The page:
What Is Opium?
Opium as a drug has been widely abused in many parts of the drug. With its use in the medical care facilities as well as in the streets, quite a bit of questions have been asked as to its very nature, source, uses and effects.
Opium refers to a drug that is distilled from poppy flower juice. It is mainly used in the making of some of the most popular drugs used as painkillers. These include heroin, codeine and morphine. This milky latex liquid is gotten from opium poppy plants’ immature flowers. This juice is known to latex-like brown gum when exposed to air. However, some opium types are black.
Raw opium is typically made up into cakes, bricks and lumps. Generally, these are soft inside when they are fairly fresh. The major active chemical contained in opium is morphine, an alkaloid known to be the key source of opium’s additive and narcotic properties.
While opium may be in great demand in the medical field, there are many times when it is used for recreational purposes. This is mostly due to its euphoria inducing properties. It is however important to acknowledge that whether the drug is used as a prescription medication or for recreational purposes, there is always the possibility of becoming addicted to opium.
There are various methods to taking opium including intravenous injections, oral consumption and smoking it. When it is smoked, the drug is known to work the fastest since it chemicals would be inhaled to the lungs, quickly absorbed into the blood vessels then sent to the brain. This is unlike oral consumption where the drug would have to move to the stomach the intestines and the liver. The digestion process would actually weaken the drug prior to its absorption into the blood stream and the transported to the brain.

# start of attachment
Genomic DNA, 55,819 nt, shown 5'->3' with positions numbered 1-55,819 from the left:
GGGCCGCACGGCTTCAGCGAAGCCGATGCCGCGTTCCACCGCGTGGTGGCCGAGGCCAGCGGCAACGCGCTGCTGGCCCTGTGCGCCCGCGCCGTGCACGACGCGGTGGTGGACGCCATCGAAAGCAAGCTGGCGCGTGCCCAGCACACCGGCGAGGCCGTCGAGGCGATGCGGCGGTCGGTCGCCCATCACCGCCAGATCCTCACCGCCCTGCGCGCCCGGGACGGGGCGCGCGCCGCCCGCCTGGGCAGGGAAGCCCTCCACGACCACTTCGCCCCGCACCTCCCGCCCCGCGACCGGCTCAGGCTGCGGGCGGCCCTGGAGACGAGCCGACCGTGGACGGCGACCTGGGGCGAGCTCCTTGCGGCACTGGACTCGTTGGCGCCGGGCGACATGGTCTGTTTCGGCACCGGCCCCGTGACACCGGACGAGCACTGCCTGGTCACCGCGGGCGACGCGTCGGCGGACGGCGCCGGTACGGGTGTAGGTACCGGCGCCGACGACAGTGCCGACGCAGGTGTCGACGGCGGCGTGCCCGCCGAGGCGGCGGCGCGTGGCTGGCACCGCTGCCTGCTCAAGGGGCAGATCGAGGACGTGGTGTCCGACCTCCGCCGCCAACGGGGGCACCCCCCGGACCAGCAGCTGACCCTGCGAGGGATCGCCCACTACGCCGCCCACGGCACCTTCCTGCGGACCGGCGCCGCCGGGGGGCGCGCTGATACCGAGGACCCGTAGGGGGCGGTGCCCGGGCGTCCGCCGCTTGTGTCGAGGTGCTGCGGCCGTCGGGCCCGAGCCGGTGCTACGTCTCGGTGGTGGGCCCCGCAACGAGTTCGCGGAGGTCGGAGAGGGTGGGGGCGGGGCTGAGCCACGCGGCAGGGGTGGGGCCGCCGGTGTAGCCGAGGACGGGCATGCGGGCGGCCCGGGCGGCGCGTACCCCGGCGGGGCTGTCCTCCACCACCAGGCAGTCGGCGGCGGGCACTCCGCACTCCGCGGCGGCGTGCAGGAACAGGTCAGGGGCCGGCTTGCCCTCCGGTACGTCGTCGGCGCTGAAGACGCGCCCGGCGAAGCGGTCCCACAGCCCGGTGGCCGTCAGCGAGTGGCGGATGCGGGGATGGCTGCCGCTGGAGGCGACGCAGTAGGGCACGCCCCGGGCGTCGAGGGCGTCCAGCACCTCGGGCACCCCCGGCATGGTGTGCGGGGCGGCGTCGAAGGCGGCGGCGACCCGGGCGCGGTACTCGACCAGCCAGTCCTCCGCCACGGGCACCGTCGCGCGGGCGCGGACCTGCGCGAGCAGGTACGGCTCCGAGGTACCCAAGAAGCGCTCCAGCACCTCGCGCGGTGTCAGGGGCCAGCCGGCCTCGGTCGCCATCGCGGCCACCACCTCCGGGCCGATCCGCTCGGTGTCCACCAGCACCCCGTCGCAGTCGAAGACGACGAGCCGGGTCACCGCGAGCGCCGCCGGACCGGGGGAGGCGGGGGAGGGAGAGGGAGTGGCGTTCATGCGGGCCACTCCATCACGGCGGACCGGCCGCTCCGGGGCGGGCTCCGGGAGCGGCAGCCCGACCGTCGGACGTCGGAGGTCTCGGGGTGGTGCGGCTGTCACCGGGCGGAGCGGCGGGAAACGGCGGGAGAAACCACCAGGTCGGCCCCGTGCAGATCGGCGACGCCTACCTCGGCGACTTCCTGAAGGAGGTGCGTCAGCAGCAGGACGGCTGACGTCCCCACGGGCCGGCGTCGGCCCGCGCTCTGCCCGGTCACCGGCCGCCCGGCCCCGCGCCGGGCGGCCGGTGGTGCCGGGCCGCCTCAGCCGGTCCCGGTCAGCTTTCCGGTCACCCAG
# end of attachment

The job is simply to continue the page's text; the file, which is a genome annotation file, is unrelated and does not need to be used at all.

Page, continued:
Consumption of opium and its derivatives may result to particular side effects with variations in their severity. This is mainly based on the quantities that an individual has been taking as well as the duration or length of time within which he or she has taken them.
Opium Abuse Side Effects
Opium Abuse Allergic Reactions
- labored or difficulty breathing
- swelling of one’s tongue, lips, face and mouth
- tightness in the chest
When an individual used opium, he or she would experience a jolt of pleasure which would be followed by prolonged periods of relaxation, relief of pain and free from anxiety. These are actually the major reasons why it is difficult to stop using the drug. However, prolonged use of opium would culminate in physical dependency as well as tolerance. Dependence implies that an individual would feel that they need to use the drug and therefore seek it compulsively. Chemical tolerance to a particular level of opium implies that an individual would need to consume more of the drug in order to get the desired effects.